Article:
UK may be overblocking online content
“The threshold for the kind of material which may be subjected to removal is therefore much lower than that which might otherwise be prescribed by law. Being conducted by private entities with no particular obligation to respect fundamental human rights, there is less accountability associated with such than would be the case if it was carried out by public authorities, or prescribed by legislative rules.”
Provisions in different regulations and legislation appear to be more concerned with protection of ISPs from liability rather than freedom of expression. The report was particularly critical of the Internet Watch Foundation who were set up to police online child abuse material. The organisation lacks transparency in disclosing their blacklist and notices to website owners when they appear on the blacklist.Countering the findings in the report, Christopher Yvon, UK permanent representative to the Council of Europe, said that the UK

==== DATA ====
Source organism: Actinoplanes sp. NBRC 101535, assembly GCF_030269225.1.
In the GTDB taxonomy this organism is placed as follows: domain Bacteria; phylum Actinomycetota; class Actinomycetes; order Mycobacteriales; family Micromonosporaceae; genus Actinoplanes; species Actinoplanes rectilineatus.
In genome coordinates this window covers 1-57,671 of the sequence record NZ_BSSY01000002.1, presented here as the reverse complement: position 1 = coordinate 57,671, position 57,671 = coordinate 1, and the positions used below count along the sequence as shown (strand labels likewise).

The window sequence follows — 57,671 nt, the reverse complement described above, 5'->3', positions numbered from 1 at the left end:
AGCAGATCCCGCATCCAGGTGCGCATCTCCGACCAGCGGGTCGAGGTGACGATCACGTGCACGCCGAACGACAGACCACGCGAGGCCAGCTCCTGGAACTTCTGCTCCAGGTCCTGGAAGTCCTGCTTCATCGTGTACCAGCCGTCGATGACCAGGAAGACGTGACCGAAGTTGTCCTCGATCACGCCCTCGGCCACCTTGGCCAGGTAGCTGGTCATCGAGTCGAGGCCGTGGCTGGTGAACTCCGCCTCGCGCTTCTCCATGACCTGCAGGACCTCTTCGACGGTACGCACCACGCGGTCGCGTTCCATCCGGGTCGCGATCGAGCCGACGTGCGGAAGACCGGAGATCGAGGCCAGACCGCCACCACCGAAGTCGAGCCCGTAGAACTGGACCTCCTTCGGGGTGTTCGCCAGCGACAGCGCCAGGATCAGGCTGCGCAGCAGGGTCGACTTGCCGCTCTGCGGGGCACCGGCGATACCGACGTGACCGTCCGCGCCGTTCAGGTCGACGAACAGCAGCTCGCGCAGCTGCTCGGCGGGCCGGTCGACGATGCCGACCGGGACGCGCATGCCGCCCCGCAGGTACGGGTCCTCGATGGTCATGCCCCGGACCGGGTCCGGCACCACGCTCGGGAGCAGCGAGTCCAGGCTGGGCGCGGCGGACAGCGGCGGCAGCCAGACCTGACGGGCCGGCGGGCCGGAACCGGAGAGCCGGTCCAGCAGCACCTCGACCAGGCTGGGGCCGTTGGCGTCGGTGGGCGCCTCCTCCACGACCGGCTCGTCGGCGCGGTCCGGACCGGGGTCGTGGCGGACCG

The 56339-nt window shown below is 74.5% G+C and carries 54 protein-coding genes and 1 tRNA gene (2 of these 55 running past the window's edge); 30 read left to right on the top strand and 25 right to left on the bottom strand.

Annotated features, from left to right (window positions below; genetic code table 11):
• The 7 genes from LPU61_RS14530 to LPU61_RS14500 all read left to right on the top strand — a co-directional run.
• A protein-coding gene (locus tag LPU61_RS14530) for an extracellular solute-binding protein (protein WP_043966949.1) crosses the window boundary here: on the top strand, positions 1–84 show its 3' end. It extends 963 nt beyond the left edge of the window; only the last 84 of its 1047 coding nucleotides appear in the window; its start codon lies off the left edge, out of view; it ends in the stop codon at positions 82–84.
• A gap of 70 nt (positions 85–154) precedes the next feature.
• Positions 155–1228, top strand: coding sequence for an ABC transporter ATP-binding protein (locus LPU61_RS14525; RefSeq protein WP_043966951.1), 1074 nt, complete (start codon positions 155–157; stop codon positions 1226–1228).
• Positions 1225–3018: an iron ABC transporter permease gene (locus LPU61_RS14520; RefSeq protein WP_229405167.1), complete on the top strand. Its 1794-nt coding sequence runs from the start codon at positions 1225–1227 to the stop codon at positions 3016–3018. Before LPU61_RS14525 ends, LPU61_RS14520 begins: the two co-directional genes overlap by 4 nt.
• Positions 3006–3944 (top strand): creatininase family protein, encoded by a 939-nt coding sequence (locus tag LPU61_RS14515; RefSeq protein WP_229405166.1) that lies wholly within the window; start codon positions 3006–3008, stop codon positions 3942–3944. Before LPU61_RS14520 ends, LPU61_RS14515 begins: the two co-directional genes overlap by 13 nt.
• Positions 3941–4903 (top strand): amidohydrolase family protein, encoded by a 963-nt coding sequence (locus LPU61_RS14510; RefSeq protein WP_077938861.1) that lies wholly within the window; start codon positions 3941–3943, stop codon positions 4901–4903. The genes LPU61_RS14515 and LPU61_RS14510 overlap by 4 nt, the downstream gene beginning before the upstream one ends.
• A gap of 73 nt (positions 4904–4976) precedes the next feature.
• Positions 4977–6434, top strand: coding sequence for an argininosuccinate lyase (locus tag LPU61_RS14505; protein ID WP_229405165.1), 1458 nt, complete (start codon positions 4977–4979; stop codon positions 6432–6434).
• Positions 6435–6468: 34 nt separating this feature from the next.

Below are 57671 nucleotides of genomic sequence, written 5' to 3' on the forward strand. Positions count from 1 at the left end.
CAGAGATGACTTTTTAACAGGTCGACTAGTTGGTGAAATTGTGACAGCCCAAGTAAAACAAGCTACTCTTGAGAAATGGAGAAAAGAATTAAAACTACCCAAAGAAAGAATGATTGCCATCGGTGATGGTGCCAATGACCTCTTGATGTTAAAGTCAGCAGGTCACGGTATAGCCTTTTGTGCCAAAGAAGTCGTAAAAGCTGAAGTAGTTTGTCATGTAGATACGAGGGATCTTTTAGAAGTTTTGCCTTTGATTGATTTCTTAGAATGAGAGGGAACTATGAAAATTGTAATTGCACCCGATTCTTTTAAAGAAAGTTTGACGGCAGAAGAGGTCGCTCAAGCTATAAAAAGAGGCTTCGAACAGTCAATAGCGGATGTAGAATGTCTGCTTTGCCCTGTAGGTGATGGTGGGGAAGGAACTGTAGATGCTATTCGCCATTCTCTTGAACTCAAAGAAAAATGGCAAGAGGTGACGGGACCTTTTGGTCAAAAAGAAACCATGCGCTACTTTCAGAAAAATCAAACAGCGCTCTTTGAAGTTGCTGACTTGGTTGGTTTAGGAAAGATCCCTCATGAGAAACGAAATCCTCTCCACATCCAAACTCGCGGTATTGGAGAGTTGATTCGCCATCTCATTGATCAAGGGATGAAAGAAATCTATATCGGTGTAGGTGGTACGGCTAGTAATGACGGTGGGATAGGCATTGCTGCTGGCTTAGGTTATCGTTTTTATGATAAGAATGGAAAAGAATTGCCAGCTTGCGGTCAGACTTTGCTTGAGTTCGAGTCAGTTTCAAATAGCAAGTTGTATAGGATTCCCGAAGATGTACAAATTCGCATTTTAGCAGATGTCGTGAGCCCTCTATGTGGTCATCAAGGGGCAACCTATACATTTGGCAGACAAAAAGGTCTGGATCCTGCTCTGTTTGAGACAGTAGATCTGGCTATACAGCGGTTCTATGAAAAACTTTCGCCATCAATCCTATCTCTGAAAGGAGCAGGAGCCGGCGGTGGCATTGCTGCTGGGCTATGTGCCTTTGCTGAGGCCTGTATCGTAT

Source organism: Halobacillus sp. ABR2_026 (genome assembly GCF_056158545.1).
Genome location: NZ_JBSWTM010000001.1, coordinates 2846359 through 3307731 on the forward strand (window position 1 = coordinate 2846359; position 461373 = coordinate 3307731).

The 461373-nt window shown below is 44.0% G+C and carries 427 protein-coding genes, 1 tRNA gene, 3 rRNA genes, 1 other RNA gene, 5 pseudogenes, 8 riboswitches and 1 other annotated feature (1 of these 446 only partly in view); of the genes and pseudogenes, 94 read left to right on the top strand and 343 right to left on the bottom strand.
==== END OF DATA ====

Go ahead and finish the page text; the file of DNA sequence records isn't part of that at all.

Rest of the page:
“has a strong independent media and a democratic political system which combine to ensure that there are no government restrictions on access to the Internet.”
He continued by saying the government would like to find ways to incentivise industry even more, so they would take more responsibility for the content appearing on their networks.
Lack of scrutiny of MI5 data collection
Privacy International published letters from 2004 revealing the Interception of Communications Commissioner's Office (IOCCO) let MI5 to avoid regular scrutiny of its bulk collection. PI released the letters as part of the evidence obtained by them in the course of legal action against the government.The correspondence occurred between Home Office lawyers, GCHQ and Sir Swinton Thomas (the Interception of Communications Commissioner at that time).
“In May 2004, a Home Office legal adviser wrote to Thomas backing an MI5 proposal that collecting bulk data from communication service providers for its “database project” be authorised under section 94 of the 1984 Telecommunications Act.”
Under the act, no notice is required to be put before parliament on the grounds of national security interest.